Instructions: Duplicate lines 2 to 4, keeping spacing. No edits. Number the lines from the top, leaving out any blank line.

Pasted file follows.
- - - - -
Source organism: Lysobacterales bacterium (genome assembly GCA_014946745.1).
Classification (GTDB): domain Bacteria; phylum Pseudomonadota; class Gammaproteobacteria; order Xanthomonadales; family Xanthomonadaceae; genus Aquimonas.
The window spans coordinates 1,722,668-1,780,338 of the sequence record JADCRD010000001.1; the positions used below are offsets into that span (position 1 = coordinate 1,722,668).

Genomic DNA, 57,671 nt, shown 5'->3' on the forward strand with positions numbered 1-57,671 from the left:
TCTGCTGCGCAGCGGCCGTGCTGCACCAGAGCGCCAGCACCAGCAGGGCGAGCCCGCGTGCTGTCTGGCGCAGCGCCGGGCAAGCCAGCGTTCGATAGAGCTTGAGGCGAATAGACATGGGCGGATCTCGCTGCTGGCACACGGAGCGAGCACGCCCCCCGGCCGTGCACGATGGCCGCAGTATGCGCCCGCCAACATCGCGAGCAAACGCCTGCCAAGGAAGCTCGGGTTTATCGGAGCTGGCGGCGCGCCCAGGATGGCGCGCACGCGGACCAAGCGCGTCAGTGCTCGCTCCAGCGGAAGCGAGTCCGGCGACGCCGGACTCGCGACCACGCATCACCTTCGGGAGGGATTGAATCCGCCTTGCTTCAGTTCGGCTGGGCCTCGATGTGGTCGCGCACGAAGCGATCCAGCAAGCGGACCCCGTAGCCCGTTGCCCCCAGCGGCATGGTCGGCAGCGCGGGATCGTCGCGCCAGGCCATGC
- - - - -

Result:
Classification (GTDB): domain Bacteria; phylum Pseudomonadota; class Gammaproteobacteria; order Xanthomonadales; family Xanthomonadaceae; genus Aquimonas.
The window spans coordinates 1,722,668-1,780,338 of the sequence record JADCRD010000001.1; the positions used below are offsets into that span (position 1 = coordinate 1,722,668).

Genomic DNA, 57,671 nt, shown 5'->3' on the forward strand with positions numbered 1-57,671 from the left: